It is an experience unlike any other.
The lore of NieR:Automata is unquestionably one of its best features, as it goes very deep and constantly offers up new, interesting details that expand on whatever the player already knows. Every side quest, every key item, and every optional piece of dialogue keep the player invested in this world, as well as keeping them wanting to learn more.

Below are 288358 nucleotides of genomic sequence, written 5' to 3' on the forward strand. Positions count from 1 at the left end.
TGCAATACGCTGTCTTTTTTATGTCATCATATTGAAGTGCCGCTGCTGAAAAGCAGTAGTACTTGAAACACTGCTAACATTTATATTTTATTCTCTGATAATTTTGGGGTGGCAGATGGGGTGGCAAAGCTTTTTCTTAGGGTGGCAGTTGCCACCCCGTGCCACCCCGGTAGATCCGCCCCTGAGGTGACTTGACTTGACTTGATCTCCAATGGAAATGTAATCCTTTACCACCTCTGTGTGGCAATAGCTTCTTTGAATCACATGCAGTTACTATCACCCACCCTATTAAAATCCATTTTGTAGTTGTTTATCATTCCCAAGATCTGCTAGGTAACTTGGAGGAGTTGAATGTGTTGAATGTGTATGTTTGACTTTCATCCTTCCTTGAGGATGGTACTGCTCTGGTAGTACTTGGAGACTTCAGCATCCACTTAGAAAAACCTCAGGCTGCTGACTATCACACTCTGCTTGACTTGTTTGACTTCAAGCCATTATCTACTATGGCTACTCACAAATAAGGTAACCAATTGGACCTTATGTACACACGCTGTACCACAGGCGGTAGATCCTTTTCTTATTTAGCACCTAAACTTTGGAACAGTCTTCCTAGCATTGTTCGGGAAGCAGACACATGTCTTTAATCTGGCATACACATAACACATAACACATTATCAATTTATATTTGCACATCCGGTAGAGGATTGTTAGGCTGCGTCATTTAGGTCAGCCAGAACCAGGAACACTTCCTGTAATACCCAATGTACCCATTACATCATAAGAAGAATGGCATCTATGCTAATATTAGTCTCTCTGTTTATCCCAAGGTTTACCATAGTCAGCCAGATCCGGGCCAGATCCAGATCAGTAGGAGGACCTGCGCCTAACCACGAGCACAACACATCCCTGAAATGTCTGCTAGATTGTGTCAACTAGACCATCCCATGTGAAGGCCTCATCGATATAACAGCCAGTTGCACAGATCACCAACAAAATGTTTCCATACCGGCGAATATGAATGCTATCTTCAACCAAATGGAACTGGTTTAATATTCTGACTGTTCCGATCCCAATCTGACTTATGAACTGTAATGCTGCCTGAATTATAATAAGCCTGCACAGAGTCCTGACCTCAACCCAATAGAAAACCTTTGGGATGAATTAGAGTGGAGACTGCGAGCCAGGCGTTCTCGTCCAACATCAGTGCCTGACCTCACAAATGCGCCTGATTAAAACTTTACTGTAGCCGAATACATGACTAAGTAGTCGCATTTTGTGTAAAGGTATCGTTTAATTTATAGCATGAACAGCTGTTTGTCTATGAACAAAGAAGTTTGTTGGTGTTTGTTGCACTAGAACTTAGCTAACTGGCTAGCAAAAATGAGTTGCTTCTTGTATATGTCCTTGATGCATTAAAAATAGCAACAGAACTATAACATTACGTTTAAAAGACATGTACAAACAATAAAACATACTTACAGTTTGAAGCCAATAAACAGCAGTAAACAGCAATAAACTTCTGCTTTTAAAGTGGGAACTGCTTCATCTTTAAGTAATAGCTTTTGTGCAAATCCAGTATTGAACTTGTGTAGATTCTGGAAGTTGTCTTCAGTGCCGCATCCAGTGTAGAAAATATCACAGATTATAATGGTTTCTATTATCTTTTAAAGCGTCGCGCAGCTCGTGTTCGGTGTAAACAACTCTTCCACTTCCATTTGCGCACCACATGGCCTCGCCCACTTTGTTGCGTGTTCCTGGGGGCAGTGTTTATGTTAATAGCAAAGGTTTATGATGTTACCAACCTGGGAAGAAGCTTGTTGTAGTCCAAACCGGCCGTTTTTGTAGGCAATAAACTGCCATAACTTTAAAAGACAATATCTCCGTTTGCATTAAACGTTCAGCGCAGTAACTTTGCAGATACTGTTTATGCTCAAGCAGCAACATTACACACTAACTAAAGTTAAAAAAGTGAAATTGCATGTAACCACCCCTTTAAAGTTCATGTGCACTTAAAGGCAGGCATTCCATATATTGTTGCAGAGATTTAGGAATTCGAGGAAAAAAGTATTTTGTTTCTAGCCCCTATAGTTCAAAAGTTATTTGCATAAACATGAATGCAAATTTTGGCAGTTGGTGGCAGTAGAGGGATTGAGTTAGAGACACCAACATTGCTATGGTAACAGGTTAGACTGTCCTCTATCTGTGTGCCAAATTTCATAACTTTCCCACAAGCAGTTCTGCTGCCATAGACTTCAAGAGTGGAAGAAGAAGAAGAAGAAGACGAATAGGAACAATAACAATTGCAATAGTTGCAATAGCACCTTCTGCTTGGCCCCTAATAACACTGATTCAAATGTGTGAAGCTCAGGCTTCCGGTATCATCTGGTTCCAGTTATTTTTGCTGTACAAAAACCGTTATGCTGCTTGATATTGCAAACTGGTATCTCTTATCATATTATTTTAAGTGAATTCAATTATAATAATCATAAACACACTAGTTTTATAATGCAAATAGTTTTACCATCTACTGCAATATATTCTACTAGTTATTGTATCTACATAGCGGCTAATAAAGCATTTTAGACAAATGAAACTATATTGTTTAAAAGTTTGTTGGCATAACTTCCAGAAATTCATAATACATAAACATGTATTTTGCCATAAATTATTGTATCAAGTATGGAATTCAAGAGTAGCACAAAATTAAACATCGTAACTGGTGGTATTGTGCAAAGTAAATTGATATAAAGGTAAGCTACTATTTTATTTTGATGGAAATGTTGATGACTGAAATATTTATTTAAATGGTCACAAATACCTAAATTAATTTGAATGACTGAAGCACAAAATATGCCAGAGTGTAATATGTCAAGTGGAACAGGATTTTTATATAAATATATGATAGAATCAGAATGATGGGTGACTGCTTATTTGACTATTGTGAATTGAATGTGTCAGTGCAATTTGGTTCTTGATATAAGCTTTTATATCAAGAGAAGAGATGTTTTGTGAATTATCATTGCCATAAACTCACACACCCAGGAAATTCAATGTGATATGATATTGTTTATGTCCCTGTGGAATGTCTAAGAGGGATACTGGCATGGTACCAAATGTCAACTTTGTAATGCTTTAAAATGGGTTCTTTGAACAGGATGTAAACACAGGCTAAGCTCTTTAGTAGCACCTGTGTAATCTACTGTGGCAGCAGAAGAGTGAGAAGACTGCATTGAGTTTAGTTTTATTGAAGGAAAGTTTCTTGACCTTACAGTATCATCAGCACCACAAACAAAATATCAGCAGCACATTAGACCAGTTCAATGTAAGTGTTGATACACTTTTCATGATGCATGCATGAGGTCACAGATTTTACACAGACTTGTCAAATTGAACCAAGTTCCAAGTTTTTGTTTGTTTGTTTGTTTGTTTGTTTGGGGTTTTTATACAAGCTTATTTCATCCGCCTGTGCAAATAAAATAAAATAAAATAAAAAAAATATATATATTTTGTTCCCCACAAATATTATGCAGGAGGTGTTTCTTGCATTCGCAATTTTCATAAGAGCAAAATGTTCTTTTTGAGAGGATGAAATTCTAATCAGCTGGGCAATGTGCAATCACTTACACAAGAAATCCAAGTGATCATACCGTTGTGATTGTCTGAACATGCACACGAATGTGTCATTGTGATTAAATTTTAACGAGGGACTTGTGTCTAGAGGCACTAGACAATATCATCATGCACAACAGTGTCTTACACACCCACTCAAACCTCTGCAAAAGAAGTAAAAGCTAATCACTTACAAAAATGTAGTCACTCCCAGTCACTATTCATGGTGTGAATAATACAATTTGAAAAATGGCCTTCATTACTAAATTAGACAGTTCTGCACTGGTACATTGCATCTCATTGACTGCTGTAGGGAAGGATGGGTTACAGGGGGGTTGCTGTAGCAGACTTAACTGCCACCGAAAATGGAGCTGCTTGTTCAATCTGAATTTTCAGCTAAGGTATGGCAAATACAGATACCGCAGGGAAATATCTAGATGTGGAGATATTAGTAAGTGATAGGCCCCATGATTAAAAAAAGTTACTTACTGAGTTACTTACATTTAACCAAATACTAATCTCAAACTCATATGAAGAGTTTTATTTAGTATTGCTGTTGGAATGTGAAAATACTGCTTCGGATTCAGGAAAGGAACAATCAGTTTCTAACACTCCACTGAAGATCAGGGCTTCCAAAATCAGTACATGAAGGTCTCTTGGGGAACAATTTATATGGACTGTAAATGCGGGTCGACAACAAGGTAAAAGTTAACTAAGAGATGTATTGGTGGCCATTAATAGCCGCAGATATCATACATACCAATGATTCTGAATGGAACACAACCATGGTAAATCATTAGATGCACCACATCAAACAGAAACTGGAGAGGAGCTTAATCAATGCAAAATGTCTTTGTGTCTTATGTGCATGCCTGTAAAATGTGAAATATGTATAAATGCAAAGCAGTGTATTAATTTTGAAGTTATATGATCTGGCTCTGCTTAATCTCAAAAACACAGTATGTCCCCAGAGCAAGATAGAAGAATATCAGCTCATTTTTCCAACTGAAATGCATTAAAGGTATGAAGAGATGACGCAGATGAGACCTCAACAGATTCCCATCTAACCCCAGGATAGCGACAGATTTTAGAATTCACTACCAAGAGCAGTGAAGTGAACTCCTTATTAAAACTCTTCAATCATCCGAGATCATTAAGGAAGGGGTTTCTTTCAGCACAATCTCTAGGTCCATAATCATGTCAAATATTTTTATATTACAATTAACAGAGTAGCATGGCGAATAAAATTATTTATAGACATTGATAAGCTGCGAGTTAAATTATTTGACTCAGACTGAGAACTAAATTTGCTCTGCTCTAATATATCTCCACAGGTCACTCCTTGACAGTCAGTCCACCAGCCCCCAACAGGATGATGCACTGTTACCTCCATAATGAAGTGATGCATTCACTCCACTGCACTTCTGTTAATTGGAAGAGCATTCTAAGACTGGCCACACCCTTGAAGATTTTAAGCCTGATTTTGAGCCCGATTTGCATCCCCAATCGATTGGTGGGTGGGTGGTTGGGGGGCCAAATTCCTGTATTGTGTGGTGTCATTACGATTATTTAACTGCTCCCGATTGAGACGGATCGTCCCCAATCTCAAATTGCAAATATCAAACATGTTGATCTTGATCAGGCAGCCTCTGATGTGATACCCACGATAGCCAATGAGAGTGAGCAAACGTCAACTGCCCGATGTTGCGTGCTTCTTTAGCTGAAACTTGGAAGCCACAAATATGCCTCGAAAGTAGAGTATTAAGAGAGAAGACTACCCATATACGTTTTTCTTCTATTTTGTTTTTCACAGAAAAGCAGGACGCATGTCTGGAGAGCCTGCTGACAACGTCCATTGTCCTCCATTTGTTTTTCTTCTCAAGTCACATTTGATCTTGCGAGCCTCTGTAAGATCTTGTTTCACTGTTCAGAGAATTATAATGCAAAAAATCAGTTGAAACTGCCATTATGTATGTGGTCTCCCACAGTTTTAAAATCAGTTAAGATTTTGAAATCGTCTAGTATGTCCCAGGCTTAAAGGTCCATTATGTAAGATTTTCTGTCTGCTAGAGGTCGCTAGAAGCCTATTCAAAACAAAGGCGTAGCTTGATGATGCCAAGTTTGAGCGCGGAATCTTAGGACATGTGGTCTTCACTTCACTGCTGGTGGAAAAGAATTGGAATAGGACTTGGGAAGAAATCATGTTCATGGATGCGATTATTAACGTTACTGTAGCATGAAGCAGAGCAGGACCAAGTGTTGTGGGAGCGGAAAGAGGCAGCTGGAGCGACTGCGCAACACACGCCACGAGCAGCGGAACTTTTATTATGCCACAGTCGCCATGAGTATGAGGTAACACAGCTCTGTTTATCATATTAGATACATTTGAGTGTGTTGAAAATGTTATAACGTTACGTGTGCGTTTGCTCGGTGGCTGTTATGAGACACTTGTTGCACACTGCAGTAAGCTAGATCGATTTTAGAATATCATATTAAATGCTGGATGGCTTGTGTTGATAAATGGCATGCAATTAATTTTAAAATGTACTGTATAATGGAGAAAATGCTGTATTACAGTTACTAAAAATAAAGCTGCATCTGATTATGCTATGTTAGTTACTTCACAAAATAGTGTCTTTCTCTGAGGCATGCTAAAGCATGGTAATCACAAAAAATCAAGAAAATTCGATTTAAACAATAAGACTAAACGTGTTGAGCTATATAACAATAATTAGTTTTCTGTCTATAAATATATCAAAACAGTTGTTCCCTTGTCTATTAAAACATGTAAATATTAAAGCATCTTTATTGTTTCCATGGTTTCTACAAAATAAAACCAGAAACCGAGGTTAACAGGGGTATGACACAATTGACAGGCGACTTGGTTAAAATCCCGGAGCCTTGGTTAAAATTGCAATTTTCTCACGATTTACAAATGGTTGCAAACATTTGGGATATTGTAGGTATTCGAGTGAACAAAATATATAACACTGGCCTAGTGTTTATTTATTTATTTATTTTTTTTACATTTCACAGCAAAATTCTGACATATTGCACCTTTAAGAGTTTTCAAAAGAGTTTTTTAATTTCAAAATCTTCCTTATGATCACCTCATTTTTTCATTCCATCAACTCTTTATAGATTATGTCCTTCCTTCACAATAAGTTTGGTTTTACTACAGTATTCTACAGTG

And who could talk about NieR:Automata without mentioning its gameplay? The fast-paced, flashy action that PlatinumGames is known for is fit perfectly into the game, keeping action interesting and exciting throughout. But there’s so much more to the gameplay than just action. For one thing, the very genre of the game often changes, usually resembling an action-RPG, but sometimes drifting over to a bullet-hell or side-scrolling beat ’em up or retro top-down shooter style. The RPG elements of the game also work brilliantly. Grinding is never really necessary, but fun to partake in should you choose to, due to the natural fun of the core gameplay. Plug-in Chips provide a great way to customize your gameplay experience to whatever is most enjoyable for you, including the option to have playable characters act automatically in case you just want to experience the game’s story. Also, the fact that many gameplay mechanics, such as saving, equipping skills, and even dying, exist within the world of the game itself, and not just in the meta space of it being a video game, help immerse the player even more – not to mention it’s just clever and cool.